15 aug 09 garden variety change

This weekend and last have been devoted to landscaping as we prepared for and now clean up from the replacement of our septic tank and the line to the leach field. All the digging, potting, raking, shoveling, and picking rocks lends a large quantity of time for thinking. The more repetitive tasks almost become meditative.

Thinking about the changes in the yard brought me to thinking about change in life in general. Why is some change anticipated to be good and other bad? Some change has obvious immediate good/bad quality. Being convicted of a crime and going to jail. Bad. Winning the lottery. Good. But other change seems to have a good/bad quality depending upon how you think about it.

The septic tank replacement is a good example. Having a huge hole dug in the yard under a large flower bed, part of the driveway, and the main walkway to the house means that there is going to be some work to do on our part and the rest of it is going to cost some money. Even though neither one of us would choose this as the way to spend two August weekends and half a dozen evenings, we didn't moan about it too much. Why? Probably partly because we both do enjoy working in the yard and improving our home. But also because this would be an opportunity to make some changes that we never would have put into motion otherwise. All that asphalt that the previous owners needed for snowmachine trailers or whatever -- some of that's gone. The pretty campanula that became an aggressive ground cover -- buried with the new tank. The dry creek bed that we admired on the garden tour last month -- it's inspiration is meandering through the renewed flower bed. The possibility of having another sewer backup into the basement -- not while we live here.

So because the change - even though a lot of work, a lot of money, and a lot of time - brings us multiple things that we call good, we can ignore the bad -- like the cost, the time doing manual labor, the loss of time for biking and kayaking. So if we could think similarly about other changes, we could call them good, too, and not bad. I guess there's my challenge the next time my husband, my boss, or life throws some change at me that doesn't seem very good at first. Isn't that called finding the silver lining?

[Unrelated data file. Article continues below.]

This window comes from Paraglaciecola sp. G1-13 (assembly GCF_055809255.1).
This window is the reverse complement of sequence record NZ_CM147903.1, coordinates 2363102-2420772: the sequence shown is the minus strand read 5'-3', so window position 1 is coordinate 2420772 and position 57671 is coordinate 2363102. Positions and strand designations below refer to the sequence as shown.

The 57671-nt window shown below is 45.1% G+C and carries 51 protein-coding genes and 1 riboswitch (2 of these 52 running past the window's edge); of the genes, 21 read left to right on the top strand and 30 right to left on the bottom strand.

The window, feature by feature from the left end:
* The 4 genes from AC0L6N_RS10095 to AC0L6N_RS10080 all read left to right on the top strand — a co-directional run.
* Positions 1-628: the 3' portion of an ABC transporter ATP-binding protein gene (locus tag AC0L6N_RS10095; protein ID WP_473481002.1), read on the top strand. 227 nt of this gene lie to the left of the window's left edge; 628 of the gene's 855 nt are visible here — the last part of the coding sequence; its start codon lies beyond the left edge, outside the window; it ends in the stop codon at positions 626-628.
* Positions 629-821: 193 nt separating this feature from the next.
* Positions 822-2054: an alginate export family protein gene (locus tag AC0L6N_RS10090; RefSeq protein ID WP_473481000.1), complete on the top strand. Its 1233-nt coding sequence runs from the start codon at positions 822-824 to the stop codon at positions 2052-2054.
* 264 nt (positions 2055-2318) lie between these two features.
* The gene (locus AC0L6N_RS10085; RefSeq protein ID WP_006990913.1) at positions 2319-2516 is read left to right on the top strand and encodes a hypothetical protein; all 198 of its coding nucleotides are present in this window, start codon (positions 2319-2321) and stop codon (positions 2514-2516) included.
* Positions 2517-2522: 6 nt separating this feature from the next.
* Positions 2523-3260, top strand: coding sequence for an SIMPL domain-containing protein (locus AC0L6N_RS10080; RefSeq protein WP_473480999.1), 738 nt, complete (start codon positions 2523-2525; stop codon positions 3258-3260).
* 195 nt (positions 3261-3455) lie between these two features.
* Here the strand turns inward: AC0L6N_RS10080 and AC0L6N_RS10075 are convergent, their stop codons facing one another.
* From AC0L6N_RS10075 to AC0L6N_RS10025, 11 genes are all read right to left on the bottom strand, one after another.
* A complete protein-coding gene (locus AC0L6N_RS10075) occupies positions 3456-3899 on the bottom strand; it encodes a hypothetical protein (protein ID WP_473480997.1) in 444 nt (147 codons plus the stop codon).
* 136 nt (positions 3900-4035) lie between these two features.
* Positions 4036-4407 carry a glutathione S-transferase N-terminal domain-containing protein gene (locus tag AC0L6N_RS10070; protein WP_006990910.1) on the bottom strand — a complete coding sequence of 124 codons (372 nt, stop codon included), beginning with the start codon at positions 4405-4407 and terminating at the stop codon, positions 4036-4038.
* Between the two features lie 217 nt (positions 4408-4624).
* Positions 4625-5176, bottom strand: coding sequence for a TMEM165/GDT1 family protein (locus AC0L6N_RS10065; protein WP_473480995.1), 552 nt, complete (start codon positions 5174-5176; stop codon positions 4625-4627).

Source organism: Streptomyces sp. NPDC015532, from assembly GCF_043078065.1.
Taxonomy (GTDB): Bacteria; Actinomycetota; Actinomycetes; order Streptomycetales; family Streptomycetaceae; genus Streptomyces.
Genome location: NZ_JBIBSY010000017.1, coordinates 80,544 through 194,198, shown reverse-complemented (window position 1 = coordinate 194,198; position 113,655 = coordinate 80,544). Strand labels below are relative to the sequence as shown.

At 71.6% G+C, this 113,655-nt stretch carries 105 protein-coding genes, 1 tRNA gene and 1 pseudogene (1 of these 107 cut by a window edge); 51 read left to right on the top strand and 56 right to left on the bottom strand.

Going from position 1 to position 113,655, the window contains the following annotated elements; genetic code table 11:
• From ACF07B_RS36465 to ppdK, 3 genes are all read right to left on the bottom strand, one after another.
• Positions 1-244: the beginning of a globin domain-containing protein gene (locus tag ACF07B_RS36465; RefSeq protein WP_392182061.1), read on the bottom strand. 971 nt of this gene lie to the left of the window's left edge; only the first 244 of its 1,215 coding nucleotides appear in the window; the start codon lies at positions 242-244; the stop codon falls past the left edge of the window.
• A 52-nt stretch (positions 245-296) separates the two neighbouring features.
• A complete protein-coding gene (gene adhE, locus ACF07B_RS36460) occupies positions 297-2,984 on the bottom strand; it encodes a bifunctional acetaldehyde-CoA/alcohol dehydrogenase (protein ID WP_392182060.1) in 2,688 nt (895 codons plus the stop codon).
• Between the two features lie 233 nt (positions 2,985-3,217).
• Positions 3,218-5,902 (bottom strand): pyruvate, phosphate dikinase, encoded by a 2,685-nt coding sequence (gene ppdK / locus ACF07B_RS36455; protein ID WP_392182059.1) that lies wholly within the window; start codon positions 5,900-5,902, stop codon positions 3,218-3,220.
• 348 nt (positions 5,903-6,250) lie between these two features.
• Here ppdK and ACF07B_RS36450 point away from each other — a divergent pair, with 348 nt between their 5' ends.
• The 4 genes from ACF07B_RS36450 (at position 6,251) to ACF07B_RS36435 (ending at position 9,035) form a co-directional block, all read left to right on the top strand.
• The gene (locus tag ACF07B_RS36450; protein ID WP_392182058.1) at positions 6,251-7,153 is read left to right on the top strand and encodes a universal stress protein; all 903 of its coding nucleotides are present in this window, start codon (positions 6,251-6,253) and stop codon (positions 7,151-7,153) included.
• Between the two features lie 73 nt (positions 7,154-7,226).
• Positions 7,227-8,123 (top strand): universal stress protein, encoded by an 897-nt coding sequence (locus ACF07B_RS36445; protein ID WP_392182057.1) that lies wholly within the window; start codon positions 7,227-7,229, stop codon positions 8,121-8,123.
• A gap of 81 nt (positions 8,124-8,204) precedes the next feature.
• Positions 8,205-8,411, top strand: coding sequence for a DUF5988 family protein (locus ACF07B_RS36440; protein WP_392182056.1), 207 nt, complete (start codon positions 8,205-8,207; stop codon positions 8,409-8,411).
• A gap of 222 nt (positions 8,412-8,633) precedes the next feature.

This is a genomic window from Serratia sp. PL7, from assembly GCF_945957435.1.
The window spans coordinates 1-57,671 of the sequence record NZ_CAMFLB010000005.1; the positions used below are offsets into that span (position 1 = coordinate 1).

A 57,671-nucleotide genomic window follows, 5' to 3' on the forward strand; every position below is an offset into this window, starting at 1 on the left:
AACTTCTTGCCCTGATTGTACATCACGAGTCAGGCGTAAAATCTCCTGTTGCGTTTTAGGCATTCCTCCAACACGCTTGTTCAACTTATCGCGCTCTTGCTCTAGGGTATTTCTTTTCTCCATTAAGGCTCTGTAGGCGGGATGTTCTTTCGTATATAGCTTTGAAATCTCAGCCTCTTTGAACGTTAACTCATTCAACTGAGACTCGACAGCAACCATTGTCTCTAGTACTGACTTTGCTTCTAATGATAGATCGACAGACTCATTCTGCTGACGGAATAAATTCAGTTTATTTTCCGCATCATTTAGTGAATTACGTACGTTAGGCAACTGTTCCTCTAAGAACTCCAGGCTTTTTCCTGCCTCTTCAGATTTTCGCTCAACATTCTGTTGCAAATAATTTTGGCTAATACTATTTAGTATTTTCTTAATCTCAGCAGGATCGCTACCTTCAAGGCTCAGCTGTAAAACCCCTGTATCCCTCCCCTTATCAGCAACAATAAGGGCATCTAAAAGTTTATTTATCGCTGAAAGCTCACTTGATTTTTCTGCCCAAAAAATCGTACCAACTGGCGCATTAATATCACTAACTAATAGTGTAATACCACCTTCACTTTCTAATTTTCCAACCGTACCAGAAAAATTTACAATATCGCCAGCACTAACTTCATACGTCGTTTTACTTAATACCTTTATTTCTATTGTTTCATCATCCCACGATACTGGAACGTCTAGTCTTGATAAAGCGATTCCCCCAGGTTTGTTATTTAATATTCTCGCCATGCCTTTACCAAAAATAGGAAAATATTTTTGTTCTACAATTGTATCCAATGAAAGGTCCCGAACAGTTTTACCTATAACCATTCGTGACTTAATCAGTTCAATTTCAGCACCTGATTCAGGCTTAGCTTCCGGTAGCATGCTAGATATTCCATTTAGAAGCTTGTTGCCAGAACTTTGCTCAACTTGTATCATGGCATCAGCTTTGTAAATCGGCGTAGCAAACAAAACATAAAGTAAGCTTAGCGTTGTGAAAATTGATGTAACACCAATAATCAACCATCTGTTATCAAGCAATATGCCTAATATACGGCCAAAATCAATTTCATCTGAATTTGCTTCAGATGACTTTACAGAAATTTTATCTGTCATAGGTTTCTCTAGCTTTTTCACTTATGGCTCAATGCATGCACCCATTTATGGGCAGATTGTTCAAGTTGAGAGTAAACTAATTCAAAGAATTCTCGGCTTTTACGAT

1 aug 09 north of seward

B jumping drainage ruts on the Ptarmigan Creek Trail
Summertime .. little time for editing photos and blogging ... so another mostly pictorial edition of the (somewhat) weekly.

We spent the first weekend of the month in the Seward area. We camped two nights at Primrose Campground, the Forest Service campground at the very southern tip of Kenai Lake.

Paul and I biked part of the Primrose Creek trail up to Lost Lake. It was not one of my stronger performances. At least the woods were pretty.

Bhikkhu found a moose femur in the campsite. A little slice of doggie heaven. The bone was almost as big as he is.

On Sunday we hiked the Ptarmigan Creek trail before joining the long lines of cars wanting to beat the traffic.

july 09 in review

I keep thinking I should put an automatic reply on my email and a note on this blog that says: "I'm out playing in this perfect Alaska summer and will not be at my computer again until it rains." I keep tabs on email but have been a bad respondent this summer. And as you see, the blog has not been weekly. The photos are piling up on the hard drive ... just not being edited or uploaded or posted. So tonight it's raining, and after doing a little yard work, I thought I'd try to catch up on the events of the past month. Here is the month in photos.

Paul's sister Mary and her husband Gerry arrived on the 6th. Their visit prompted our first outing on the Winner Creek Trail and handtram near Girdwood.

We stayed at a cabin in Thumb Cove for 4 nights. Mary & Gerry kayaked for the first time and Gerry spent many hours trying to catch fish from the shore and kayak.

We climbed to a glacier one day and bushwacked up a creek another.

The last Sunday of the month was the annual Anchorage garden tour. Friends Pam & Roger from Talkeetna and their neice from Oregon joined us for our annual bicycle tour of the gardens. Paul and I pedaled over 41 miles to see some beautiful backyards in our fair city.

And the little dog became a hiker, lost some weight, got curlier, and is totally spoiled. We saw his twin at one of the gardens and have decided he's a purebred Bichon Frise.